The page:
Yves Tanguy’s Illusionistic Landscapes

Tanguy_large picture that represents landscape

Yves Tanguy, A Large Picture That Represents a Landscape, 1927. Oil on canvas, 45 7/8 x 35 3/4 in. Paul G. Allen Family Collection

An inventor of convincingly illusionistic landscapes, Yves Tanguy had no artistic training. His first exhibition included this painting, A Large Picture That Represents a Landscape, and set forth all the surreal elements he would continue to examine in his lifetime.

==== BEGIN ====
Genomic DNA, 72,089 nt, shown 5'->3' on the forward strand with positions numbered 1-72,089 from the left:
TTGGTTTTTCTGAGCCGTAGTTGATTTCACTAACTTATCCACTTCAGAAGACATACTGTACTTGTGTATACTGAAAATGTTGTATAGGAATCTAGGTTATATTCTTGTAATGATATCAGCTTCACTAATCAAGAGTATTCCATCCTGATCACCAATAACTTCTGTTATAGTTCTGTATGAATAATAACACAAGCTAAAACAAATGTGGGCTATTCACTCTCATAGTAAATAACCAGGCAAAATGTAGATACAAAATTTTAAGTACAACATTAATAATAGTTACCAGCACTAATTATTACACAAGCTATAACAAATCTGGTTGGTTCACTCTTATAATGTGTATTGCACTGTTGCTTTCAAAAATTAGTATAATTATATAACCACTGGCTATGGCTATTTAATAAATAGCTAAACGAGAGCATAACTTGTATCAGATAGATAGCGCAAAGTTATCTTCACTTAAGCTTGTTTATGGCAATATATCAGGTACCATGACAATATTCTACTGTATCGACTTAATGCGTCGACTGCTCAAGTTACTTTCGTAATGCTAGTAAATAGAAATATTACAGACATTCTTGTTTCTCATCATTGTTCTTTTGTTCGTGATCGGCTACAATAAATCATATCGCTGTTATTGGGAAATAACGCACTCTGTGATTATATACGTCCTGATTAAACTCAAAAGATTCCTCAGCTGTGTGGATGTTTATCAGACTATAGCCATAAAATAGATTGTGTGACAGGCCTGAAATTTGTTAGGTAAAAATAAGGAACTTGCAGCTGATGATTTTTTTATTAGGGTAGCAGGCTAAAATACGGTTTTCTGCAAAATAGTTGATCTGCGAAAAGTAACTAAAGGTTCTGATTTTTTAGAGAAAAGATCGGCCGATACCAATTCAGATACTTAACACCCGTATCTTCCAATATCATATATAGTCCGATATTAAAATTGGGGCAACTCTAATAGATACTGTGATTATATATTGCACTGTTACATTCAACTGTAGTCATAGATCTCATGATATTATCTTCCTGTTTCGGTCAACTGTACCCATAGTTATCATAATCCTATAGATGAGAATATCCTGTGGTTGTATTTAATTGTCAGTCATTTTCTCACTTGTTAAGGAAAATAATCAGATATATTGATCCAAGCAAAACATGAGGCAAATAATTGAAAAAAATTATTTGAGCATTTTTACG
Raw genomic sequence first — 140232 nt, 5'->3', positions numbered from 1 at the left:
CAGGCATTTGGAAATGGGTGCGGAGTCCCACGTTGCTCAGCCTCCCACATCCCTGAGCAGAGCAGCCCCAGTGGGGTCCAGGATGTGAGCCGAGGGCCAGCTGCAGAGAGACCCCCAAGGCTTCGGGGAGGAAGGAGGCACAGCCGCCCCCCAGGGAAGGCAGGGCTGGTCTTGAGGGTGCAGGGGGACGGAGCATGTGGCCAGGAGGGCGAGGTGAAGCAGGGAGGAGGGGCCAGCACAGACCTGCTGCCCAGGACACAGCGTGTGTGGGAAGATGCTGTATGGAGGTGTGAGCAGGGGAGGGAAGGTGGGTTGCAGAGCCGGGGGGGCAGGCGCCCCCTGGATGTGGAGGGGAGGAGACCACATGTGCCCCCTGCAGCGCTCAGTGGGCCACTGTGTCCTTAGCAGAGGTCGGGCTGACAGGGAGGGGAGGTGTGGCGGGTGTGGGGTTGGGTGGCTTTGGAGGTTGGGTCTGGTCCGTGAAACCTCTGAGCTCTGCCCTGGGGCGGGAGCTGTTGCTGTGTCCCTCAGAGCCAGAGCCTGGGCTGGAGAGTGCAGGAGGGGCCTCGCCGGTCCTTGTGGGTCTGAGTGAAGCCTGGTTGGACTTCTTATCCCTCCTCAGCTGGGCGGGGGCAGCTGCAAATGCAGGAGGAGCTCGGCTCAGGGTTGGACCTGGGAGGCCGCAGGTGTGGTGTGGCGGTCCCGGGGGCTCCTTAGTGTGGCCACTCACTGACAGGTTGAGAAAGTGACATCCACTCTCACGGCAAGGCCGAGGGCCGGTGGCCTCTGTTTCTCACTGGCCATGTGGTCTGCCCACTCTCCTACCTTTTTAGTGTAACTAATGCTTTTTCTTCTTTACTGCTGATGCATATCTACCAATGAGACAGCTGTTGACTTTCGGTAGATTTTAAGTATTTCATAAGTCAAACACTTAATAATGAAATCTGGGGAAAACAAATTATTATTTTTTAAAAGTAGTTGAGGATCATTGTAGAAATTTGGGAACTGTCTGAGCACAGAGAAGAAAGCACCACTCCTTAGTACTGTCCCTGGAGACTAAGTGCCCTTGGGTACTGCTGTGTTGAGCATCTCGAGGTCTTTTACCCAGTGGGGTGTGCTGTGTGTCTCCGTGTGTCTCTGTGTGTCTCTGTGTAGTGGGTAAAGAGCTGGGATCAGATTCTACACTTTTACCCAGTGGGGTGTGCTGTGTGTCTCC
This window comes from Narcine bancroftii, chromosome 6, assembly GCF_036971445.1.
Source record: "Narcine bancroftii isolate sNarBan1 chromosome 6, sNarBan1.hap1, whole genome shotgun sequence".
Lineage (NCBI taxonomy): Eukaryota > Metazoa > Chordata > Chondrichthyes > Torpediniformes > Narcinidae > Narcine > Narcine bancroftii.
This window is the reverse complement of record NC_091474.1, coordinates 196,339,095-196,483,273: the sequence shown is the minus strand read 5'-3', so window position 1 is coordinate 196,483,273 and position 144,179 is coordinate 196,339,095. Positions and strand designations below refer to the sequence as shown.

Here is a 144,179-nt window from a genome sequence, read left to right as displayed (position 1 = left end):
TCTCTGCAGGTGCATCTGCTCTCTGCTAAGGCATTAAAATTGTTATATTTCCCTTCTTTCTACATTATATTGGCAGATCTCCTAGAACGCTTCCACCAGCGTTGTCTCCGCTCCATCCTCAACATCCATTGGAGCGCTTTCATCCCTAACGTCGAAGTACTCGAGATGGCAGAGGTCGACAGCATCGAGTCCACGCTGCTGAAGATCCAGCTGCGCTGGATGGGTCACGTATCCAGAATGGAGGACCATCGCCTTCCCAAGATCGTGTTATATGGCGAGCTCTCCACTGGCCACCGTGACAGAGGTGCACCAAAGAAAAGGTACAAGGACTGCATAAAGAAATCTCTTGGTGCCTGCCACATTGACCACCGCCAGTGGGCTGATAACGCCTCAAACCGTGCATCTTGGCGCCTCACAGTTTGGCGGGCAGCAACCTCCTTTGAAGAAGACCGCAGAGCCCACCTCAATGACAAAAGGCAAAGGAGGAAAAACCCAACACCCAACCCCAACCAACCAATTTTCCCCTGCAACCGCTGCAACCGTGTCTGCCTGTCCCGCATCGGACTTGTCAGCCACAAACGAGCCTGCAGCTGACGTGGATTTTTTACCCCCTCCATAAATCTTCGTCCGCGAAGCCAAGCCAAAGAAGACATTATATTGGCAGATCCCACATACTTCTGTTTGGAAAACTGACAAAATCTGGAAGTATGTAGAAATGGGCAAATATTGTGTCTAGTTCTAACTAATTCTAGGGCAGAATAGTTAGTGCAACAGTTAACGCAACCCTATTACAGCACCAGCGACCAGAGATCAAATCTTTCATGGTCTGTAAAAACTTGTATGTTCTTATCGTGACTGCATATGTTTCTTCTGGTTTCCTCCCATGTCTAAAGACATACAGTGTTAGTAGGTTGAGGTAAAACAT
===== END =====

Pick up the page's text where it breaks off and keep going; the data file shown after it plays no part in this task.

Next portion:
This scene shows a windswept beach where rippled sands dotted with dune grass stretch toward breaking waves. At left looms a gray monolith, evocative of menhirs—huge, upright stones of ancient origin and uncertain use. Clustered on and around it are faceless, quasi-humanoid figures. Fishy shapes swim among the slender poles, plunging the viewer into an imagined submarine realm.

Nearby more realistic depictions of landscapes in Seeing Nature, this work makes for interesting conversation. Look closely at Tanguy’s painting—what jumps out at you first?

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